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October 23, 2010



I definitely agree that it's spending that matters more than taxation*. I suspect lowering taxes (on its own) right now probably wouldn't do much of anything because the wealth effect seems shot for the time being. Economic actors are just too leery of overleveraging, even from governments. Also, the naughts were a decade of unusually low job mobility even before the housing market collapse, so I think frictional and structural employment were temporarily depressed. The construction bubble (for example) helped ensure that traditional jobs remained available and semiskilled workers remained able to support families on their own. We're paying for this now, with the simultaneous collapse of various long-ailing industries that were propped up by cheap oil, cheap money and increased defense spending.

In a sense it's good it's happening all at once because it has forced some frank engagement with realities like the impossibility of endless defined-benefit retirement, the outrageous rent-seeking of unionized labor, and so on. Witness the 80K signatures prop B backers in San Francisco had no trouble mustering to bypass the left-leaning city council and get it on the ballot. In some ways it exaggerates the problem because government expenditures spike because of unemployment payments and other means-tested benefits at the same time as tax revenues are cyclically depressed - something that always happens but is happening much more extremely than usual this time. The yawning gulf between income and expenditure is enough to really scare people and make them think about long-term insolvency. Unfortunately, I can't say 'think *seriously* about long-term insolvency' because almost everyone in office or running for it seems to agree that we can't cut any popular entitlements or defense and almost nobody seems to have cried foul. Well the Democrats have, but they're just fighting for higher taxes and the reason they want the GOP to name what they want to cut is because they intend to bludgeon them with it. This is a stupid situation, because fiscal realism should be a political advantage, not a liability. I wish some leading light would say "hey, we're going to have to raise the retirement age, we're going to have to cut back a bit on defense, we're going to have to tighten up medicare benefits, and we may also need to let taxes go up a bit for a little while too." Mitch Daniels said something a little like that, and then he was all but ejected from the party. I'm not aware of any Democrats saying anything like that.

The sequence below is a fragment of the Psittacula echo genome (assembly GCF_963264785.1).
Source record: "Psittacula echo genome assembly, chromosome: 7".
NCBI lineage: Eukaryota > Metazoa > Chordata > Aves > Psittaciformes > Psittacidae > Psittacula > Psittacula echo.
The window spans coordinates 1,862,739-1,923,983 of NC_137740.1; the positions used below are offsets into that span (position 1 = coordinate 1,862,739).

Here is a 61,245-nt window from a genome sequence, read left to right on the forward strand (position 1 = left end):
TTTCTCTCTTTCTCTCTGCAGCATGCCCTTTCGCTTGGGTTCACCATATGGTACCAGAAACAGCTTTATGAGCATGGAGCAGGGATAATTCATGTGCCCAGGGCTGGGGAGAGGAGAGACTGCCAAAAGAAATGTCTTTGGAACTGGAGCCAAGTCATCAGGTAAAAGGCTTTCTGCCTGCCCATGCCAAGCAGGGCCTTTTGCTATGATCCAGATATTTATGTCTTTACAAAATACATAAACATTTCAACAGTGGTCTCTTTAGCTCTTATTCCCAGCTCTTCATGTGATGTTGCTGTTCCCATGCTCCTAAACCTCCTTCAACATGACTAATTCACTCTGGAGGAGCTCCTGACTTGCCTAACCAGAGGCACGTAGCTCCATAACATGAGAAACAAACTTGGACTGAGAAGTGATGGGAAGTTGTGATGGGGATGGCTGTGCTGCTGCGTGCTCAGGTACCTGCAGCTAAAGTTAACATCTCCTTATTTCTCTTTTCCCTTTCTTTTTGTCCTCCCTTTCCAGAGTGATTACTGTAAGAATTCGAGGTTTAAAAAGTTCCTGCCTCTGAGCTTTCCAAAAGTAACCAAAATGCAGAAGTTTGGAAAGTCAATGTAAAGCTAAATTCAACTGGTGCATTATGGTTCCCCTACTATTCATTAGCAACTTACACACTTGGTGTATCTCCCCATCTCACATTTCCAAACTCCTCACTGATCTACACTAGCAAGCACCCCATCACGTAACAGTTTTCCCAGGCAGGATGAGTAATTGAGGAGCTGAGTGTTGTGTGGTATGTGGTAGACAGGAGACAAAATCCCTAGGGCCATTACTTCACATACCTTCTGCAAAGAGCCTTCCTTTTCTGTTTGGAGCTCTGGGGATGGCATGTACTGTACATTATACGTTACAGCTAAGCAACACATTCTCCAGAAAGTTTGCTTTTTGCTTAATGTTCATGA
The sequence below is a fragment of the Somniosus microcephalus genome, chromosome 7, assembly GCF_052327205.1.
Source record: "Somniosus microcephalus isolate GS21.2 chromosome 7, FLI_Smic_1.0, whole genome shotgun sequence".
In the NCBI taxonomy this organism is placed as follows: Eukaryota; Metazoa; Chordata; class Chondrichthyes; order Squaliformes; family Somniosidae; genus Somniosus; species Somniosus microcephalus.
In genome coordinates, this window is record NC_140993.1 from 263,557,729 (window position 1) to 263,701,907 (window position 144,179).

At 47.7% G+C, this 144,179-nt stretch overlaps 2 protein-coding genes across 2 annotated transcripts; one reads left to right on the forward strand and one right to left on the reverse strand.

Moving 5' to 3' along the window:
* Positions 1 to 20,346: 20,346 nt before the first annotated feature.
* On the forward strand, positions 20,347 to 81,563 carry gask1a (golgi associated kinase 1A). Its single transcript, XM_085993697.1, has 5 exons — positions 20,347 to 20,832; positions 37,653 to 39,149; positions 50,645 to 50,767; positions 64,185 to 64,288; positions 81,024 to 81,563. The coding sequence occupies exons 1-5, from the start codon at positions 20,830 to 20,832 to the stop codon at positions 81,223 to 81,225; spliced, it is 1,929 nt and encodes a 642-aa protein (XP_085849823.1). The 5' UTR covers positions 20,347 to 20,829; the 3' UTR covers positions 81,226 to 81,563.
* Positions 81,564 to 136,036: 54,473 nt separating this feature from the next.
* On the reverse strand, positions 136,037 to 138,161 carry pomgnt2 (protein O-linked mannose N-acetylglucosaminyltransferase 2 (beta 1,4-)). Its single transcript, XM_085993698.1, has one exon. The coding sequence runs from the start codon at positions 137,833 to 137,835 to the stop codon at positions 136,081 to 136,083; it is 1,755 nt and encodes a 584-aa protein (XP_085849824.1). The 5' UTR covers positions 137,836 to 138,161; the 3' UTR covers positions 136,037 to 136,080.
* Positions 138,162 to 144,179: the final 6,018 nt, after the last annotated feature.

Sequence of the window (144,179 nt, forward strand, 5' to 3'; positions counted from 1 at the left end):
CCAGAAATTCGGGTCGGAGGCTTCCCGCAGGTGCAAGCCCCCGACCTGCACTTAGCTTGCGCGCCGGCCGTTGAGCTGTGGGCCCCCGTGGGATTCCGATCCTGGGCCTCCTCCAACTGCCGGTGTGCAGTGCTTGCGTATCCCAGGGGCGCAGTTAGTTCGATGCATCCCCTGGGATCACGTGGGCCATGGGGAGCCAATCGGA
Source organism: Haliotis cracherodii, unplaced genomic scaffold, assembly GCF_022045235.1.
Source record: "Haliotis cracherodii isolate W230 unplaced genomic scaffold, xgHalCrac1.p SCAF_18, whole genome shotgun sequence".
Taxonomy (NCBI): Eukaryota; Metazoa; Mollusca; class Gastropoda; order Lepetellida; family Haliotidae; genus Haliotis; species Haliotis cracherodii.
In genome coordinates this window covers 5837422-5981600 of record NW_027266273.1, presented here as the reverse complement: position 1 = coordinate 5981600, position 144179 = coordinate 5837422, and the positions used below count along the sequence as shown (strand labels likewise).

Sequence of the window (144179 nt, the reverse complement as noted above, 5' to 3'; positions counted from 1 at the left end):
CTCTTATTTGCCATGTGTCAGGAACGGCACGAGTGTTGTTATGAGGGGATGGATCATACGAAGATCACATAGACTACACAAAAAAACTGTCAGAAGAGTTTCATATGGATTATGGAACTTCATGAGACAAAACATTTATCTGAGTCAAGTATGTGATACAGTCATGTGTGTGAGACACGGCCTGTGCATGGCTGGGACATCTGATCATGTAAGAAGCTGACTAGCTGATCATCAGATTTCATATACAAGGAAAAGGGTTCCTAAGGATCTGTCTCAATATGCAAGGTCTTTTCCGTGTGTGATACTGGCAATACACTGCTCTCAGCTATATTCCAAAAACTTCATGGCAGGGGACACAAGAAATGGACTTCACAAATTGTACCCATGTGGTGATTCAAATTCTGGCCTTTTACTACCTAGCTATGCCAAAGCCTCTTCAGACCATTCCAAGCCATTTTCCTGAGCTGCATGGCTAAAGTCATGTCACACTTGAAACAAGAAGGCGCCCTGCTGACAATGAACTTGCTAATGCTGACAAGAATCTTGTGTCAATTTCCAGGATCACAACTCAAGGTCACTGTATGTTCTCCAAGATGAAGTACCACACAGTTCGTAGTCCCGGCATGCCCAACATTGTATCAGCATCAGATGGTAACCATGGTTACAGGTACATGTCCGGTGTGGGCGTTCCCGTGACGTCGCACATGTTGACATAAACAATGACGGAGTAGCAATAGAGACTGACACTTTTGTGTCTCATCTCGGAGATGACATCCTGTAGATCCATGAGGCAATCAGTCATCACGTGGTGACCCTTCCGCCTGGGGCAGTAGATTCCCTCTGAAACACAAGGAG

Maybe there was no time when successful politicians actually treated the American people like adults on fiscal matters, but there;s a first time for everything, and now would be a good time.

*Not absolutely, of course. There are a variety of ways and scenarios in which taxation is very important, but I don't think they pertain to this discussion at this time. We could start talking about laffer curves and whatnot if we had the huge marginal rates we had in the mid-20th century, but there doesn't seem to be an obvious relationship between tax rates and economic growth in the current range.

Nathan Smith

I wouldn't say it's completely worthless that the Republicans are against big government spending in the abstract, even if they refuse to give specifics. It is irritating that some people treat the Tea Party like saviors of conservatism when it's Republican Establishment figures like Paul Ryan and Mitch Daniels who are the only ones proposing responsible plans for restoration of fiscal reason, which the Tea Party populists don't have the courage to endorse. Still, the Republicans won't have power to implement a specific program of spending cuts if they only take the House, and to get specific might just give the other side easy targets. At any rate it's clear that stimulus and Obamacare wouldn't have passed if the House of Representatives we're likely to see in 2011 had been in place in 2009-10.

I think politicians have been more adult about fiscal matters at virtually any point in American history between 1776 and 2008 than they have been recently. That should be a source of some hope, since a mere reversion to the mean would be a major improvement over the present. One election probably won't be enough to get us back on track but we might get to a better equilibrium over a couple of cycles. However, immigration reform is absolutely essential. Without immigration reform to reflate housing prices and defray the pro-coercion lobby, America is definitely past its prime in the world.

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